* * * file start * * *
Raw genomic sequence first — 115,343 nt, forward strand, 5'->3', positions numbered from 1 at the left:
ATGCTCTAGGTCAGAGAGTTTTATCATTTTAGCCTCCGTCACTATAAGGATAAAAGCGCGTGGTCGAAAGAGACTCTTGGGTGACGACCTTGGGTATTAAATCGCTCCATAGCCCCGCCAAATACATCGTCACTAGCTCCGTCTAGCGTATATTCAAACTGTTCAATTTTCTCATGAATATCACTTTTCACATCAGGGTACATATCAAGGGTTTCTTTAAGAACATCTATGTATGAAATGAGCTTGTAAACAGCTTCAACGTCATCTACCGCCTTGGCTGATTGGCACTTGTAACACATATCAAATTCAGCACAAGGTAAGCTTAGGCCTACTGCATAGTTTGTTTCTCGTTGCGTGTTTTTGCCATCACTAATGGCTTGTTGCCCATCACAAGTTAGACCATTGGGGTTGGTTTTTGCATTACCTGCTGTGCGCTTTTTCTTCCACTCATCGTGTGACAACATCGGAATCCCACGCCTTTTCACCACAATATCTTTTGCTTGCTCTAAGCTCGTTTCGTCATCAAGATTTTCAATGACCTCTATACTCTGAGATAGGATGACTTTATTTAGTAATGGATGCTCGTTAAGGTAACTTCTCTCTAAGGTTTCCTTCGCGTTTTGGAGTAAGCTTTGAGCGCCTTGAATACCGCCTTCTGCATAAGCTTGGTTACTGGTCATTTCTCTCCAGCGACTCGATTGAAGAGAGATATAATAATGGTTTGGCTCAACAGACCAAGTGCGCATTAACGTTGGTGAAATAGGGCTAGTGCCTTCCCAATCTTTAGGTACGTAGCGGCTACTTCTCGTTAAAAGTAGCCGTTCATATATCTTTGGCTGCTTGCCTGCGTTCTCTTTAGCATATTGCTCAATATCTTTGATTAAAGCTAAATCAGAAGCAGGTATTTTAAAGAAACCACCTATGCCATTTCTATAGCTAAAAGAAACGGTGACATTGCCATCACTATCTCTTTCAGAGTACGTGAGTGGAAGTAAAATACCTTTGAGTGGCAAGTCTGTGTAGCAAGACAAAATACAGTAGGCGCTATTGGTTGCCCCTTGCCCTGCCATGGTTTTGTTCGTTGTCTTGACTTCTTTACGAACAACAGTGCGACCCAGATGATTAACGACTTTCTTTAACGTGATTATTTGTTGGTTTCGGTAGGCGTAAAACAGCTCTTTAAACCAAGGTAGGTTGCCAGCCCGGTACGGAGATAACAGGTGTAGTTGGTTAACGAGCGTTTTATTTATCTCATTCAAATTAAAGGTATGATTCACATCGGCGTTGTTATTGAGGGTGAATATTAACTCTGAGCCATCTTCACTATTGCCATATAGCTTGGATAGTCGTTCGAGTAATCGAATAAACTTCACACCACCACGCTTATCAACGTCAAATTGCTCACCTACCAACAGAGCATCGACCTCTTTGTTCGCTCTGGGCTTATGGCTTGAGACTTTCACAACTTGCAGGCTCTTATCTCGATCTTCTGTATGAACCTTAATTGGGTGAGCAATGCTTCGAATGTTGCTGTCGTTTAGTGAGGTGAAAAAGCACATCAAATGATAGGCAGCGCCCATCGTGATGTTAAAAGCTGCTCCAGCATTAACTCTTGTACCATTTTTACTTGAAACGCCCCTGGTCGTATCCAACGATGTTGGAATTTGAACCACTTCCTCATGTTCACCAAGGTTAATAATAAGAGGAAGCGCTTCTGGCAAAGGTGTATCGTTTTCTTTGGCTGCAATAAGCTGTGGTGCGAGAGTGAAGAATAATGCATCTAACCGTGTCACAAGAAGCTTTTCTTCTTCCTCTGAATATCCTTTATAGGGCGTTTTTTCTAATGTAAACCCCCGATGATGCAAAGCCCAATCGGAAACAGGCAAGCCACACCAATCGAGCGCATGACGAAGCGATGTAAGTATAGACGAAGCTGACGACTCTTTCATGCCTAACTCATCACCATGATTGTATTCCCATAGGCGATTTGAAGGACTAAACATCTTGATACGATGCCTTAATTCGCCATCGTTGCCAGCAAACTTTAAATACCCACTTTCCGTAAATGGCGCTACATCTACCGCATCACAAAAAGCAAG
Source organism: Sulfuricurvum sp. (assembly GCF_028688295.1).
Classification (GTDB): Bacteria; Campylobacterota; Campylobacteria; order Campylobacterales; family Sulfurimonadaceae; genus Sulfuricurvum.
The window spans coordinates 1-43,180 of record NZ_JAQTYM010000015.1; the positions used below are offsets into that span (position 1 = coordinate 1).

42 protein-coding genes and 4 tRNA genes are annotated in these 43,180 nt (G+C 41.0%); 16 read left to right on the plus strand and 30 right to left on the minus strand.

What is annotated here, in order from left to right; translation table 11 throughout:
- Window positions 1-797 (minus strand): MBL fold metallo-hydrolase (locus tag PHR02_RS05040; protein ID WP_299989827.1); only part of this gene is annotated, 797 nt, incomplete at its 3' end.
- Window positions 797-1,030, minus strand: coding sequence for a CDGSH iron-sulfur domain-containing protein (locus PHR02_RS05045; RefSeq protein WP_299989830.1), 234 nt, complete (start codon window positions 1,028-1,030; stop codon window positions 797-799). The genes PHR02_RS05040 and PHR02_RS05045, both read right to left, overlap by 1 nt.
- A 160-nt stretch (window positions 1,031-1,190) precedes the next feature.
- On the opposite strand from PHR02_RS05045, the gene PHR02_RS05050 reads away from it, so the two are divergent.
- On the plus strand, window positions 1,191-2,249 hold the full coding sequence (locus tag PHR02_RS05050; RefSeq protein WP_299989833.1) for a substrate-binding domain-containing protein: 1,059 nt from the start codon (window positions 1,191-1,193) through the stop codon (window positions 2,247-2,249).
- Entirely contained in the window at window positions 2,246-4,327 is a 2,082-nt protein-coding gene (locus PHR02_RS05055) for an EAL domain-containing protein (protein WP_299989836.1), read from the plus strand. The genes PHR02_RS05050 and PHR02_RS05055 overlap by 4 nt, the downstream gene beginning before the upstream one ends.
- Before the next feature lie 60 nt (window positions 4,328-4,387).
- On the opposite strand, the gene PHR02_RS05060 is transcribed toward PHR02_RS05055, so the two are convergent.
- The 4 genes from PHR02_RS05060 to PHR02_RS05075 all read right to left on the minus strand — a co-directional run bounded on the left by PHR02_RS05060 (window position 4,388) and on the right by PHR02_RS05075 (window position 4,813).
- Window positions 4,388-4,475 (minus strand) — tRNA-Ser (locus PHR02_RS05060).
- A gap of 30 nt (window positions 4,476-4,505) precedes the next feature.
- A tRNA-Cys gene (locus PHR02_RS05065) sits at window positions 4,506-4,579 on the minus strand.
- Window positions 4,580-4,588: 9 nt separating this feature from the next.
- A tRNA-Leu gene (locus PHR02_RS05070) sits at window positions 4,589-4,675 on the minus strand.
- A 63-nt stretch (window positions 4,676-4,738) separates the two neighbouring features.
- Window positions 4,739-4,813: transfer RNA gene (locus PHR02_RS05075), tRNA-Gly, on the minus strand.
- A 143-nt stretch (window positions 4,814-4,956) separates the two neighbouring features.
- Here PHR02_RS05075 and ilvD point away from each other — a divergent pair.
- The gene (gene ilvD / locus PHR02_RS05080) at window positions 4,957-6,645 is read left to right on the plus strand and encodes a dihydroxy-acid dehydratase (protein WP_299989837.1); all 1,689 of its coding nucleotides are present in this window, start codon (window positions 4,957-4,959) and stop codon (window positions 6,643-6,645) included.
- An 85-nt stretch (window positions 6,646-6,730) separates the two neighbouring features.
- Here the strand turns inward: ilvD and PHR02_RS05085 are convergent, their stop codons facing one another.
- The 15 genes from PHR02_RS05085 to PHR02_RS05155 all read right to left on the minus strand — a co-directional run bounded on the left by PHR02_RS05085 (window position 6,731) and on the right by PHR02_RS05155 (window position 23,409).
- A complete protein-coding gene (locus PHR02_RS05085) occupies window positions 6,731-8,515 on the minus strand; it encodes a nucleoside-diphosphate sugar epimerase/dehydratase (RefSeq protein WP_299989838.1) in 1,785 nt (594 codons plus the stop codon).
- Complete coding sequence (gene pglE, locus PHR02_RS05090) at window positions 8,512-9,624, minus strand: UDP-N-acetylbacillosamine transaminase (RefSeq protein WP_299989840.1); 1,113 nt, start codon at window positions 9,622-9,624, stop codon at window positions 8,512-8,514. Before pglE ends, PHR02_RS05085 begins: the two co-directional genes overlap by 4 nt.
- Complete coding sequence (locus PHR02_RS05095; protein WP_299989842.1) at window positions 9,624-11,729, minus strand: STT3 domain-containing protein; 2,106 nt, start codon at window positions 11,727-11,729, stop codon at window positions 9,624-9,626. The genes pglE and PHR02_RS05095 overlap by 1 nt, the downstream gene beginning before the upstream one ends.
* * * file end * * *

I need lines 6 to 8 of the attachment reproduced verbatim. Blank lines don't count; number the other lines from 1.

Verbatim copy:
42 protein-coding genes and 4 tRNA genes are annotated in these 43,180 nt (G+C 41.0%); 16 read left to right on the plus strand and 30 right to left on the minus strand.

What is annotated here, in order from left to right; translation table 11 throughout:
- Window positions 1-797 (minus strand): MBL fold metallo-hydrolase (locus tag PHR02_RS05040; protein ID WP_299989827.1); only part of this gene is annotated, 797 nt, incomplete at its 3' end.